1930 W.E. Wells retires, and is replaced by his eldest son, Joseph M. Wells, Sr.

1936 Fiesta is introduced in five initial colors – Red, Yellow, Cobalt Blue, Green and Ivory – at the Pittsburgh China & Glass Show.

1938 One million dozen pieces of Fiesta produced!

1940-1949 World War II begins. Homer Laughlin produces china for the armed forces; post-war production peaks—the company employs 3,000.

1950-1959 Fashion dictates a change in Fiesta’s color palette—softer pastels emerge. Low cost ware imports force companies out of business; Homer Laughlin shifts its focus to the hospitality market and introduces “Best China” brand vitrified hotel china. J.M. Wells, Sr. retires, turning over the management of the company to the third generation of his family—Joe Wells, Jr.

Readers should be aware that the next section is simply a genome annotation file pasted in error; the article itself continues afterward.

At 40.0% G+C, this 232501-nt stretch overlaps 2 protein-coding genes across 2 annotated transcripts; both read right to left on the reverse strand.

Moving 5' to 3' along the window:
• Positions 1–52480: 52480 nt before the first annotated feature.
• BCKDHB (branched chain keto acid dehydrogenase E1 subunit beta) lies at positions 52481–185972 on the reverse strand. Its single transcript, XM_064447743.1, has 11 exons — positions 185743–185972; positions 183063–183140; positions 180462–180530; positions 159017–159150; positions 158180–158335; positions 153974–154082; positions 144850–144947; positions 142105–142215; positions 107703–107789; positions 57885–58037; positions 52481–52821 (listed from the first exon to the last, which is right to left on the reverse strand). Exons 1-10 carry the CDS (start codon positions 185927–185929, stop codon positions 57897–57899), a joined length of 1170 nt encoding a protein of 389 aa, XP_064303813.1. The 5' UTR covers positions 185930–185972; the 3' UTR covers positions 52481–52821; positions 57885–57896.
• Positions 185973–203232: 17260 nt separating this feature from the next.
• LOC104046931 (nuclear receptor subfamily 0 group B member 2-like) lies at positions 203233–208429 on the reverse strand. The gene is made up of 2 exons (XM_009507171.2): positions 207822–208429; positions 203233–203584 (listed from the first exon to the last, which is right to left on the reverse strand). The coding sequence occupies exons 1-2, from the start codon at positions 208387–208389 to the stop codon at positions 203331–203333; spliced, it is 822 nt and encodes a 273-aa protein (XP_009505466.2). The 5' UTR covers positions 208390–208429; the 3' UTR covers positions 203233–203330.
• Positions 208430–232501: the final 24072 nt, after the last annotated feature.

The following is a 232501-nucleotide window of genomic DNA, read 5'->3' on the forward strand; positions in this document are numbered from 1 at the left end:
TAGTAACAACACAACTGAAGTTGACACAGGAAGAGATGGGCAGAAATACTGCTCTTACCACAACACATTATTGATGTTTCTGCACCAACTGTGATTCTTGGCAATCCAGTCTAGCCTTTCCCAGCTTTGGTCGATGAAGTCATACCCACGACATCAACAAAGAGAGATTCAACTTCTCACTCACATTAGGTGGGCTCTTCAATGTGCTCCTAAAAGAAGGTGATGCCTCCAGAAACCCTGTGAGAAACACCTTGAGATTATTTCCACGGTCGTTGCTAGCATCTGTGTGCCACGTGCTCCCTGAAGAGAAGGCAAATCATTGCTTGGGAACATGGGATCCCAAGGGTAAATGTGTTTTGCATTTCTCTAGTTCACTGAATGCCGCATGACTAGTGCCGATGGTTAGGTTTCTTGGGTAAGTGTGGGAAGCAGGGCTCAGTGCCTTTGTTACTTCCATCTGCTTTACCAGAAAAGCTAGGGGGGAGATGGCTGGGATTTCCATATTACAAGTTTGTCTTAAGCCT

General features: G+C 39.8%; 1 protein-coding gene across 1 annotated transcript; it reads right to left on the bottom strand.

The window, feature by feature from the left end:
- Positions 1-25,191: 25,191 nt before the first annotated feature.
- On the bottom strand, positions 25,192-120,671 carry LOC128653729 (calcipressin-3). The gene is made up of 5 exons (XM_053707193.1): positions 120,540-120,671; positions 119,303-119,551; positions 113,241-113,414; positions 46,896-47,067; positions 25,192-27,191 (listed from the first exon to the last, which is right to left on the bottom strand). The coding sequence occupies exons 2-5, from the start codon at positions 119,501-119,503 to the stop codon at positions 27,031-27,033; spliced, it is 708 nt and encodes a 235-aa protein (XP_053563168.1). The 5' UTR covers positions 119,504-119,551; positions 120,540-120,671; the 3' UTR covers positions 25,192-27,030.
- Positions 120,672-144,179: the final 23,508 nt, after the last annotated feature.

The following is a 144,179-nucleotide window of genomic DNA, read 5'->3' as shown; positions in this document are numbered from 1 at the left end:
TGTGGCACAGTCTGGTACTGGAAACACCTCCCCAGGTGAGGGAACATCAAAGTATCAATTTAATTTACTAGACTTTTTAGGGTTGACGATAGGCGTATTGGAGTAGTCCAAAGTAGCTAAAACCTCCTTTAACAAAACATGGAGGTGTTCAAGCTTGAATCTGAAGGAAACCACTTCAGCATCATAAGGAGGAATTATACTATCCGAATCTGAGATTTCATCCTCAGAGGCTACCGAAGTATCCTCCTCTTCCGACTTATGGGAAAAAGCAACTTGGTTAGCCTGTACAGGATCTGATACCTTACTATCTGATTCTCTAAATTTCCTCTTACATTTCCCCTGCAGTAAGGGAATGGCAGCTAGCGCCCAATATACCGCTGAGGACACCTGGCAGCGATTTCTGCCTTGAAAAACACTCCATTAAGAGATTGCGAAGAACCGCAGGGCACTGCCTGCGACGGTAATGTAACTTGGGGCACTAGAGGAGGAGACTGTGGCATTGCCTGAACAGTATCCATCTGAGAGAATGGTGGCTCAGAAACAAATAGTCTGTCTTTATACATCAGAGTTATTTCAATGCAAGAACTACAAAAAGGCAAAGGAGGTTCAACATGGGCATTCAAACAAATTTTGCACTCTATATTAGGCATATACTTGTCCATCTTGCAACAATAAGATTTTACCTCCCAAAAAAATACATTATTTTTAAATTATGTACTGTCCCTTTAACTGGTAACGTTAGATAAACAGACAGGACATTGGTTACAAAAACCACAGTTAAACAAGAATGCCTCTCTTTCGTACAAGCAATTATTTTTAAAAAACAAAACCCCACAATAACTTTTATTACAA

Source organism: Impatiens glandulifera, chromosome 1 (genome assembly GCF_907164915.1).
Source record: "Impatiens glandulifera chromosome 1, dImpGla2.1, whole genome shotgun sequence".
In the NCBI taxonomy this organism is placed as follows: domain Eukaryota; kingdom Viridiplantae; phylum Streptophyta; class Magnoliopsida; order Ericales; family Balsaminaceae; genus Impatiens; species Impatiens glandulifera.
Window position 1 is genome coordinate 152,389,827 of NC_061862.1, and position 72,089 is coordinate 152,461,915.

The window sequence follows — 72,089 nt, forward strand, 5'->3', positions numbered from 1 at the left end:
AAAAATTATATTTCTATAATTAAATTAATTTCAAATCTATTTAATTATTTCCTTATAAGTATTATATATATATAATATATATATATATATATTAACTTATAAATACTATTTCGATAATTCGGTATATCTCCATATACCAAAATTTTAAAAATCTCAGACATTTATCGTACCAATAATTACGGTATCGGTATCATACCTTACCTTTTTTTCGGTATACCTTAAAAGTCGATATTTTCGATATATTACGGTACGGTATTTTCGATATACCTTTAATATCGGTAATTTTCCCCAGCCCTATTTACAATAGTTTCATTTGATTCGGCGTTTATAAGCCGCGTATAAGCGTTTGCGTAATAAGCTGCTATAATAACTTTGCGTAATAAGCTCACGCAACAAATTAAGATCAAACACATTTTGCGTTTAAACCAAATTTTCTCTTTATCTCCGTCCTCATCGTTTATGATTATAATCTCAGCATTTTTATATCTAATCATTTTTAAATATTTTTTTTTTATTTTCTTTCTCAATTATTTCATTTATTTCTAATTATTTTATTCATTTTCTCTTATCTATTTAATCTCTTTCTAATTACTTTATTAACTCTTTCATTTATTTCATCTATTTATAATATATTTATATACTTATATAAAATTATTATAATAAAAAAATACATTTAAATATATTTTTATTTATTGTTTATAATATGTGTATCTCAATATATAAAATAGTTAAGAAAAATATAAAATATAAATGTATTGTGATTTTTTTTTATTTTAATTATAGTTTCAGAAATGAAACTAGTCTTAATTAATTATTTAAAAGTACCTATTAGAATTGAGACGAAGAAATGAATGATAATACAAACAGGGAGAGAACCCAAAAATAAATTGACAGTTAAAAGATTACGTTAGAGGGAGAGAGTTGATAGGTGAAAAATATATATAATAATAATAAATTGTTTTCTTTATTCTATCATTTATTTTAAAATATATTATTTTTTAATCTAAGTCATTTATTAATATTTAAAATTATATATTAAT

1960-1970 Color trends move back to brighter colors and Fiesta follows. Homer Laughlin continues its hospitality push…

1973 Fiesta retires after 37 years of production…

1980-1985 The company begins to produce lead-free china for the hospitality industry—setting an industry standard and the stage for today’s Fiesta.

Fiesta bakeware

Fiesta Bakeware. Photo used with permission from The Homer Laughlin Company.

1986 Fiesta is reintroduced, lead-free, in new, updated colors. Joe Wells, Jr. retires and is replaced as executive vice president by his son, Joe Wells III.

1987-1997 In Fiesta fashion, new colors debut, while others retire. Limited collections are produced in Lilac and Chartreuse. Sapphire is exclusive to Bloomingdales. L. Aaron retires as president and is succeeded by his son, Marcus (Pete) Aaron II.

1997 The 500 millionth piece of Fiesta is produced. Five hundred numbered Raspberry Presentation Bowls are produced to commemorate the event.